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Getty Images / Stephen Chernin

DNA Pioneer Sells Nobel After Outrage Over Racist Remarks

One of the scientists who made arguably the most important scientific discovery of the 20th century has auctioned his Nobel medal. Here's why.

By Sebastian Martinez | December 4, 2014

This is James Watson. He's one of the scientists who discovered the double-helix structure of DNA, and he's not a very popular guy in the scientific community. 

Despite partaking in one of the most important scientific discoveries of the 20th century, the 86-year-old has isolated himself through a number of controversial comments to the point that he recently described himself as an "unperson." (Video via Cold Spring Harbor Laboratory)   

That was in an interview with The Financial Times about Watson's unusual decision to auction off the Nobel Prize he won for the double-helix discovery.

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Watson told the Times he was auctioning it at Christie's in New York because he needed to supplement his income. He was fired from the boards of companies for making comments about intelligence being tied to race. (Video via Christie's)

According to Christie's, the medal went to an anonymous buyer for just more than $4.7 million, exceeding the auction house's estimates, which put it between $2.5 million and $3.5 million.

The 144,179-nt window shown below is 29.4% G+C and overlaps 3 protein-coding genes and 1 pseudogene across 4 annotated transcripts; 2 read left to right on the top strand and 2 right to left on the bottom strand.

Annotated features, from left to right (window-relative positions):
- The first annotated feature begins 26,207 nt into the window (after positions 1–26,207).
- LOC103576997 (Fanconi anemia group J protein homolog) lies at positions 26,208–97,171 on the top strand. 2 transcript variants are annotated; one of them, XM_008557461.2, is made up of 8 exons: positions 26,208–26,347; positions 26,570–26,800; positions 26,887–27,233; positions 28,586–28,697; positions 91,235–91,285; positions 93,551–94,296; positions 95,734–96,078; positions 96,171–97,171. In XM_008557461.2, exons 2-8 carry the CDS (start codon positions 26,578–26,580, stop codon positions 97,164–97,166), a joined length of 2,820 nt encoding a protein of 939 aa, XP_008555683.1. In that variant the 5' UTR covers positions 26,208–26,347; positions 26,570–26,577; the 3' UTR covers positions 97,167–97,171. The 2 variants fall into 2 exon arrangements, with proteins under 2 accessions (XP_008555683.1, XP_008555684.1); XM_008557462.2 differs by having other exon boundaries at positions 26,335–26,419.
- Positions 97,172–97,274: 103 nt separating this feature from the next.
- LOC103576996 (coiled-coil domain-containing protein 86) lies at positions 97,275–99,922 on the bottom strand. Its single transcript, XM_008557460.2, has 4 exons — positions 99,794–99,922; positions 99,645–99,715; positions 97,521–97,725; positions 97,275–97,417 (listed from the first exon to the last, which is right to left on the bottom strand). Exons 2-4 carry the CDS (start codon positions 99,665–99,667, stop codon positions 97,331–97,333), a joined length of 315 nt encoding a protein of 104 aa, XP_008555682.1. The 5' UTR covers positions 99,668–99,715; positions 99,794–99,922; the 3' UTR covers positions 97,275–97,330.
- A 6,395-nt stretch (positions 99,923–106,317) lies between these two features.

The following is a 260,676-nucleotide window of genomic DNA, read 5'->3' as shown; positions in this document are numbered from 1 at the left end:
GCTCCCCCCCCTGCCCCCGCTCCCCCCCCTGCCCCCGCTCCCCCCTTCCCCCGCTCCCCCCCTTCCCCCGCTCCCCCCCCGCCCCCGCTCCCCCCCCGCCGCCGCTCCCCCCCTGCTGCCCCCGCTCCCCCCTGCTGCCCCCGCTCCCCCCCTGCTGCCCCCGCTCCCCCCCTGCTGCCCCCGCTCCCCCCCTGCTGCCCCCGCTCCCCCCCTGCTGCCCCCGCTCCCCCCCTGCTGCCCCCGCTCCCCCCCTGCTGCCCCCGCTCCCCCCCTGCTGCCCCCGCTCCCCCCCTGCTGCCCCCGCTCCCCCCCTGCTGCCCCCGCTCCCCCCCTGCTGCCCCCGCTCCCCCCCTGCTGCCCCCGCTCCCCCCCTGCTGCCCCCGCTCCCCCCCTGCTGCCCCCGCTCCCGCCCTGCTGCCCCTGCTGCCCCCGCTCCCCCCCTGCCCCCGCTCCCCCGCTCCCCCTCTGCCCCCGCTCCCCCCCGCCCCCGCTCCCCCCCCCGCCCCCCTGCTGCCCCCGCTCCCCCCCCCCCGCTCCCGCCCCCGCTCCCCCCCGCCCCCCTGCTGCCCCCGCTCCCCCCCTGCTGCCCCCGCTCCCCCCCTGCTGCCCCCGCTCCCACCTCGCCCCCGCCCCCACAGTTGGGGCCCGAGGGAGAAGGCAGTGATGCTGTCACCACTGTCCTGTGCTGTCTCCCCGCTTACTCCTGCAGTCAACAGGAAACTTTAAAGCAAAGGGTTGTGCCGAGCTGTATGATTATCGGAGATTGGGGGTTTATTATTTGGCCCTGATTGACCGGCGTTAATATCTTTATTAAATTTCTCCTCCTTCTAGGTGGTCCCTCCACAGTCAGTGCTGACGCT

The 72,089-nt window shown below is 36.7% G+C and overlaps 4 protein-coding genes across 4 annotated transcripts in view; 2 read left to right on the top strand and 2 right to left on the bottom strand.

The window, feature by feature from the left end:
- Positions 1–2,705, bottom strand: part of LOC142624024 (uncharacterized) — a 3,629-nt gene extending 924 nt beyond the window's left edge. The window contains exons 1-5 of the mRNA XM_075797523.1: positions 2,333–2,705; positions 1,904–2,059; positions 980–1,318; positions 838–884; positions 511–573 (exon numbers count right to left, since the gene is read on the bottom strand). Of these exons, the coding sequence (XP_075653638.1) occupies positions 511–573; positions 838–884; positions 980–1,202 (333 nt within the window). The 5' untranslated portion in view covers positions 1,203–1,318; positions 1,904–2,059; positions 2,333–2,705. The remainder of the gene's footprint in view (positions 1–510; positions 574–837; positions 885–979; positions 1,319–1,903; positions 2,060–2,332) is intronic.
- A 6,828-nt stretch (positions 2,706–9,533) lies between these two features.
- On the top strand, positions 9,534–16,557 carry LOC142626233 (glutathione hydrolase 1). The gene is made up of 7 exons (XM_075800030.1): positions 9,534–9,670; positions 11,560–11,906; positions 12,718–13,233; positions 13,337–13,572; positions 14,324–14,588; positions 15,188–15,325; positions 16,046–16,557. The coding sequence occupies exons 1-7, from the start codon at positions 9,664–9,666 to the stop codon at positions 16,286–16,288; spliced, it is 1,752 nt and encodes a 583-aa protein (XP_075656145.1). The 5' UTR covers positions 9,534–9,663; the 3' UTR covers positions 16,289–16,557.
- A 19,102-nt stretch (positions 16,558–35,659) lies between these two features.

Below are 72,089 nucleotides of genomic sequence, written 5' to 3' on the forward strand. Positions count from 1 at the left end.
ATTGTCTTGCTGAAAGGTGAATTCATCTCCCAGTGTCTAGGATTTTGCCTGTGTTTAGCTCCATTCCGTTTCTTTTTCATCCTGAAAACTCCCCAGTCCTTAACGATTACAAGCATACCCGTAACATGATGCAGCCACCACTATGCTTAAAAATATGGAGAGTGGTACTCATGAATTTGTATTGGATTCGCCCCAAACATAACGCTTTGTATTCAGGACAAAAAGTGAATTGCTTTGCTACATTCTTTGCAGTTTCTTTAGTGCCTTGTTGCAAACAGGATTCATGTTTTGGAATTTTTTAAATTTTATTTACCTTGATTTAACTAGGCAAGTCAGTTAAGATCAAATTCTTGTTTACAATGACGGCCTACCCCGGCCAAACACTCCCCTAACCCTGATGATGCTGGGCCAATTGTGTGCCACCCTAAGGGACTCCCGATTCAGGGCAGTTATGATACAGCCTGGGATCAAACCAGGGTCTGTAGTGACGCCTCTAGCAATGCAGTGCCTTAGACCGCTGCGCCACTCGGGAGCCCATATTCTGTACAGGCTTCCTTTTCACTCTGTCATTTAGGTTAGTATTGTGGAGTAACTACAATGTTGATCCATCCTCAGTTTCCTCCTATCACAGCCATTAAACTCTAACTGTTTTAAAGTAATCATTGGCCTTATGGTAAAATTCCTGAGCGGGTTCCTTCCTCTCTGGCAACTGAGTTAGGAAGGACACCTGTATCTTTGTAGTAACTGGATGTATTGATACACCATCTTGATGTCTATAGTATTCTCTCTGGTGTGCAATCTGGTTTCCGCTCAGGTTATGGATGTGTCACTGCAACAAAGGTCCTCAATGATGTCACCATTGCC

And his decision to sell his Nobel medal hasn't gone over too well with some. Slate described him as a peevish bigot and called his auction "a fit of pique and self-pity."

He made his most controversial comments to The Times of London in 2007, when he implied testing showed intelligence in Africa was different than "ours," and despite hopes that everyone is equal, “people who have to deal with black employees find this not true."

Although he apologized for those comments in a way, he attracted criticism again in 2012 for telling a conference in Dublin that while having women around in the scientific community is more fun for men, they're less effective. 

Watson is the first living Nobel laureate ever to auction off his medal. His collaborator, Francis Crick, had his medal auctioned last year following his death for just under $2.3 million. 

In addition to supplementing his income, Watson said he would probably donate some of the money to academic institutions, although he was also interested in buying a David Hockney painting, which can run into the millions of dollars. 

This video includes an image from Getty Images.

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